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Woody biomass in the USA sees drop in demand

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Issue date: 
August 10th, 2012
Publisher Name: 
International Forest Industries
Author e-Mail: 
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Main reason for the declining prices is the fall of natural gas prices to levels not seen in ten yearsPrices for mill and forest biomass fell in most major consuming regions of the US in the 2Q/12, according to the North American Wood Fiber Review. The main reason for the declining prices is the continued fall of natural gas prices to levels not seen in ten years.

Prices for woody biomass in the US, whether sawmill by-products, forest residues or urban wood waste, have been sliding for most of the past three years, but were still higher late in 2011 in most regions than they were five years ago, according to the North American Wood Fiber Review.

In the 2Q/12, woody biomass prices were down between 2-10 percent in the key biomass-consuming regions, the US South, Northeast and in the West as compared to the 1Q/12. In the US Northwest and California there continues to be a substantial price discrepancy between mill biomass and forest biomass, but this price difference is minimal in the US South.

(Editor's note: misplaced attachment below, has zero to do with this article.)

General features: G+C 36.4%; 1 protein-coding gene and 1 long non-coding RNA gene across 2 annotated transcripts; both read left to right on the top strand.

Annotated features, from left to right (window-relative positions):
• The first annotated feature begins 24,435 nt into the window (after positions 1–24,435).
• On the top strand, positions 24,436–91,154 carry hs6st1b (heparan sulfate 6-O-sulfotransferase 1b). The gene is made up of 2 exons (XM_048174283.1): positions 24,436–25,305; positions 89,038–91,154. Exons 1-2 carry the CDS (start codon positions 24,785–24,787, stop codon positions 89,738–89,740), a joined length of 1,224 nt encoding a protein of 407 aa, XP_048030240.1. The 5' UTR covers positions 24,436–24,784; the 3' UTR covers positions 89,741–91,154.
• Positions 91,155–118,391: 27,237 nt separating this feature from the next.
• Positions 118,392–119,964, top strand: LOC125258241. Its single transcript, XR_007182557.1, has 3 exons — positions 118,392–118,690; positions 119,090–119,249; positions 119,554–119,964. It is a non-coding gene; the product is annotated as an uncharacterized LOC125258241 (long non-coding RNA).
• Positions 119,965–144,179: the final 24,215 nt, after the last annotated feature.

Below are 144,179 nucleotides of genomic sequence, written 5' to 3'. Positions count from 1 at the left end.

During 2011, natural gas prices fell about 45 percent in the US and the lower prices have reduced the urgency for investing in woody biomass projects in the country. However, despite the plunging natural gas prices, plans for more facilities utilizing woody biomass continued during 2011 and 2012 in both Canada and the US, with some projects nearing completion and others in start-up mode.

Wood fiber demand for all planned biomass projects in the US dropped in the first half of 2012 as compared to early 2011. Most of the decrease in wood usage the past year has been that wood used in the generation of electricity for the domestic market in the US, while the pellet industry has continuously expanded capacity to serve the growing demand in Europe.

The North American Wood Fiber Review has tracked wood fiber markets in the US and Canada for over 20 years and it is the only publication that includes prices for sawlogs, pulpwood, wood chips and biomass in North America. The 36-page quarterly report includes wood market updates for 15 regions on the continent in addition to the latest export statistics for sawlogs, wood pellets and wood chips. To subscribe to the NAWFR please go to www.woodprices.com


Extpub | by Dr. Radut